Study of History Fells Barriers Between Peoples, Says Pope
Letter to Pontifical Committee for Historical Sciences
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VATICAN CITY, APRIL 22, 2004 (Zenit.org).- John Paul II says that the study of the history of civilizations fosters peace and fraternity between peoples.
The Pope expressed this in the letter sent to Monsignor Walter Brandmuller, president of the Pontifical Committee for Historical Sciences, on the 50th anniversary of this Vatican institution.
"The Church of Christ has a responsibility before man which in a certain sense encompasses the whole dimension of his existence," the Pontiff says in the letter published by the Vatican press office.
This is the reason why the Church has "always been committed to the development of human culture, favoring the quest for the true, the good and the beautiful so that man can respond ever better to the creative idea of God," he adds.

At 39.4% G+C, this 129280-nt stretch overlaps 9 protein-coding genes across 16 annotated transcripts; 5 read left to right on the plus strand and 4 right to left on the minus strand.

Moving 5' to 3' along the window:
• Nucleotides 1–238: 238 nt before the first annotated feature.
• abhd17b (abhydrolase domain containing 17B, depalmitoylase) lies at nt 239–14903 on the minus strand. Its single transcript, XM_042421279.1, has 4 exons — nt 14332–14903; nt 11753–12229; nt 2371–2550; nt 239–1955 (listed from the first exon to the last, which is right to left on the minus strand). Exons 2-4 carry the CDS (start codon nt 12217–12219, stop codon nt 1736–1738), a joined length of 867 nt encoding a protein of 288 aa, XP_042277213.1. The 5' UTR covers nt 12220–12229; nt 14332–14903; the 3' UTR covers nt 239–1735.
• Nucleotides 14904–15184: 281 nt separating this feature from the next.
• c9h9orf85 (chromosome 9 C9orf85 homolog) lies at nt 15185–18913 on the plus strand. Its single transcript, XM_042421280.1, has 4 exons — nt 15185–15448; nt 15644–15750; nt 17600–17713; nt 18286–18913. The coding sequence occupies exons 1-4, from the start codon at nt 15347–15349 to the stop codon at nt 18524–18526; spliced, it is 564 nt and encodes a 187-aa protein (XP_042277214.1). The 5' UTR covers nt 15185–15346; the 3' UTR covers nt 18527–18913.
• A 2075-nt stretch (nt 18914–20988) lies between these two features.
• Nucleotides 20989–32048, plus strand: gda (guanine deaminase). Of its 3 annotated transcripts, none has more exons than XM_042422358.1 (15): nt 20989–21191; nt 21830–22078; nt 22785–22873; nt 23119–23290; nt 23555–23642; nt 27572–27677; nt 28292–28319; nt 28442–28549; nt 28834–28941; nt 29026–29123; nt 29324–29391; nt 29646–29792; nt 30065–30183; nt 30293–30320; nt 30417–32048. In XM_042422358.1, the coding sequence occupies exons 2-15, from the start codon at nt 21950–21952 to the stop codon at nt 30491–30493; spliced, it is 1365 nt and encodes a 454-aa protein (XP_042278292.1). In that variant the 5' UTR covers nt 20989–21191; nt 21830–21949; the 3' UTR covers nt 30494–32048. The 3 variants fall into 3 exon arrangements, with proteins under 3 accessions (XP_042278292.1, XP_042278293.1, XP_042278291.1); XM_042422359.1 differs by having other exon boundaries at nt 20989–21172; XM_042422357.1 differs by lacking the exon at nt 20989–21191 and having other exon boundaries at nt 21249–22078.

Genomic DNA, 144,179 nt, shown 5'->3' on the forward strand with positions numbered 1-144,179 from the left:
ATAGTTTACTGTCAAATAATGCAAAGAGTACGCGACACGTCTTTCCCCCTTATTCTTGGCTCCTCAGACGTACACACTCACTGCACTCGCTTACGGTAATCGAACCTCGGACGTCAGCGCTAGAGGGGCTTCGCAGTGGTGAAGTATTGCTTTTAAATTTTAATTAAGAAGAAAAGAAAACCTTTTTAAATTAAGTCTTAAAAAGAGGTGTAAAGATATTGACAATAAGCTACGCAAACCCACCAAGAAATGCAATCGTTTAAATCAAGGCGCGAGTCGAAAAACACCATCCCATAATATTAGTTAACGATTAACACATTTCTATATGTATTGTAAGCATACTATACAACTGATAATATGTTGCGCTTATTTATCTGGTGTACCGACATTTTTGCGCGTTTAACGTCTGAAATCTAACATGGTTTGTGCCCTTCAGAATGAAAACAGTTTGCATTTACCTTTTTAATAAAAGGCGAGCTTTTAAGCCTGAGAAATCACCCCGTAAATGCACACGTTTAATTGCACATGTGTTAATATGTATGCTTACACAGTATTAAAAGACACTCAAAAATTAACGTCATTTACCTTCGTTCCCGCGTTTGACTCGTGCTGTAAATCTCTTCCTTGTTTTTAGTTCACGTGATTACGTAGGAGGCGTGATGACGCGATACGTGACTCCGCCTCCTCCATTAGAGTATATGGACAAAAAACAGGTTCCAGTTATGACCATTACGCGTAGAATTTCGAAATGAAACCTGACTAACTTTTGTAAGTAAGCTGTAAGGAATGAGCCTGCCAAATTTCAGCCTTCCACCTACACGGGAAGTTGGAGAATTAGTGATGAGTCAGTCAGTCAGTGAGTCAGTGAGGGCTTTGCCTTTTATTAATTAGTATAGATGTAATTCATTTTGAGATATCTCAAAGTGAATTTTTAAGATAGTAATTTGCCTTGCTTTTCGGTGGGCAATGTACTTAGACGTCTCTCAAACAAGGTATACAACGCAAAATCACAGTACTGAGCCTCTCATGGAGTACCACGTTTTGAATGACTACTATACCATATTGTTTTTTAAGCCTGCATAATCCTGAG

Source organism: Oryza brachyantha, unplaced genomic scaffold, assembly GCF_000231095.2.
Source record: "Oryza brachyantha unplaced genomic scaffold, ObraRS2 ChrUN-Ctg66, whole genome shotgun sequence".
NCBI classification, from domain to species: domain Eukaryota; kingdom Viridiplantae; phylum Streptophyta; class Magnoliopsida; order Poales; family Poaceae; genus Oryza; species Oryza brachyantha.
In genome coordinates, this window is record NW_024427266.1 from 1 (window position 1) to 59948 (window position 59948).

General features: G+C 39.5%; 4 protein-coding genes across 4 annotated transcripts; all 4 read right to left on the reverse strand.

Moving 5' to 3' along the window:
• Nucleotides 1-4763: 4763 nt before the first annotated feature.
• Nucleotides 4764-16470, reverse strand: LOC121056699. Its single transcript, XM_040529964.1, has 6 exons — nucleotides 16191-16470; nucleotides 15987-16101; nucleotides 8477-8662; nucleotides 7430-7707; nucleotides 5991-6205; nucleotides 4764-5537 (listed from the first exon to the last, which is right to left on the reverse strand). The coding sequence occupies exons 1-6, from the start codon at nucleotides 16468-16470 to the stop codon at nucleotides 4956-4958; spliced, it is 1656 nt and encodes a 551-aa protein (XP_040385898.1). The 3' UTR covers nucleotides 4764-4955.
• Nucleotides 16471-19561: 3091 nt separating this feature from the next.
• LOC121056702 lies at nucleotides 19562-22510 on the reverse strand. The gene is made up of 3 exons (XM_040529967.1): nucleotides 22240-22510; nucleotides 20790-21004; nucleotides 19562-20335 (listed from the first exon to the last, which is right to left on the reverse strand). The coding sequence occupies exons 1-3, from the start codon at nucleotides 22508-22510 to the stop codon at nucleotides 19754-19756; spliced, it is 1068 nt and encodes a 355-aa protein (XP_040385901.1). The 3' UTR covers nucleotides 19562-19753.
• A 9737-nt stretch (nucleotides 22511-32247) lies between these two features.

"There is nothing more inconsistent than men or groups without history. Ignorance of one's past leads fatally to crisis and the loss of identity of individuals and of communities," the Holy Father states.
John Paul II maintains that "historical research, free from prejudices and linked only to scientific documentation," has "an irreplaceable role to bring down barriers between peoples."
"Frequently, in fact, heavy walls have been raised through the centuries because of the partiality of historiography and of reciprocal resentment," he notes in the letter published Saturday. "The consequence has been that misunderstandings still persist today, which become an obstacle for peace and fraternity between men and nations."
"The overcoming of the boundaries of national historiography by a larger view of the geographical and cultural context could be of great help, as it would ensure a comparative view of events, allowing for a more balanced judgment," he concludes.
Pius XII established the pontifical committee on April 7, 1954, to promote the development of the historical sciences through international cooperation.